A comiXologist recommends:
Constantine: The Hellblazer #1
by: Michael Crowe
Everyone’s favorite occult detective, John Constantine, is back with an all-new comic series. Co-written by Ming Doyle & James Tynion IV with art by Riley Rossmo, Constantine: The Hellblazer updates this classic character while still staying true to his essence.
In this first issue John finds himself on the other side of the pond, far from his native home of England. But try as he may, trouble always seems to find him. A familiar flame from the past solicits his help, but not all is as it seems, especially when your old lover just happens to be an ex-pat from the pits of hell. This issue is a perfect introduction for new fans, showcasing exactly what makes John tick. Doyle & Tynion are able to deliver a stand-alone story that reintroduces us to the dark universe John Constantine inhabits. Although the book deals with all sorts of darkness & demons, humor is never lost in the equation. It’s this delicate balancing act that adds heart and interest to the character. John doesn’t always begrudge his lot in life, and it shows through the tongue in cheek comedy peppered throughout.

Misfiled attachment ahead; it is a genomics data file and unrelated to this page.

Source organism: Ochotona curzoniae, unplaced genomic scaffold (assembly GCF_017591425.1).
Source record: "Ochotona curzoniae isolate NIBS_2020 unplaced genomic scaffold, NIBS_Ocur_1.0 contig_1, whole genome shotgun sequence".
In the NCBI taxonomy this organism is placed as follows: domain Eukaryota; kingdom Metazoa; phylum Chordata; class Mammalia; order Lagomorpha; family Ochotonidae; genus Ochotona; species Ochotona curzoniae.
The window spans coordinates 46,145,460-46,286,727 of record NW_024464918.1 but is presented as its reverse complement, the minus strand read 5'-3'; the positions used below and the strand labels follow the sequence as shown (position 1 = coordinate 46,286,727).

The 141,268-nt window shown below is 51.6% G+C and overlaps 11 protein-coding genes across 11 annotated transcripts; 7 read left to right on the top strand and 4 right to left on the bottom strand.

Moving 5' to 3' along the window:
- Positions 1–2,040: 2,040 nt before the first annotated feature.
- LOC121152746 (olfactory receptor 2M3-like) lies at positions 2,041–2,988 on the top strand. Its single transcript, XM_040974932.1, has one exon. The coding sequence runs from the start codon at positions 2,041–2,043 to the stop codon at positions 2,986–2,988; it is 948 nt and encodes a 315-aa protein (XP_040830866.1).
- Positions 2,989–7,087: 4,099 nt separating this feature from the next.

Riley Rossmo’s art and character designs are perfect for this series. Well known for his horror work, Riley jumps in headfirst and manages to craft a visually gripping story. Riley gets to work updating characters, while still staying faithful to certain visual cues. Gone is John’s classic trench coat, replaced with a more modern sports jacket. John also looks a bit less haggard than we’re used to, a bit younger and sexier. It’s these subtle changes that point to a newly restored John. But rest assured, the outside may have changed slightly but his soul is just as dark and snarky as ever. Riley’s art has a certain energy to it, never static, always visually interesting. Ivan Plascensia’s colors bring the art to the next level. His color choices vary from page to page, sometimes imbuing the narrative with a bright neon tone and other times bringing it back to a more classic, desaturated grey tones typically associated with supernatural fare.
Together this creative team has produced a book that is visually stimulating and a pleasure to read. It’s the perfect introduction for new readers as well as a welcome home for established fans. For more work from stellar these talented creators be sure to check out The Kitchen: an ongoing series penciled and inked by Ming Doyle, The Eighth Seal: a guided view native comic written by James Tynion IV, and Rasputin: acclaimed horror comic illustrated by Riley Rossmo and colored by Ivan Plascensia.
Michael Crowe is a member of the digital assets/launch team. In his free time he enjoys reading, watching and writing science fiction and horror.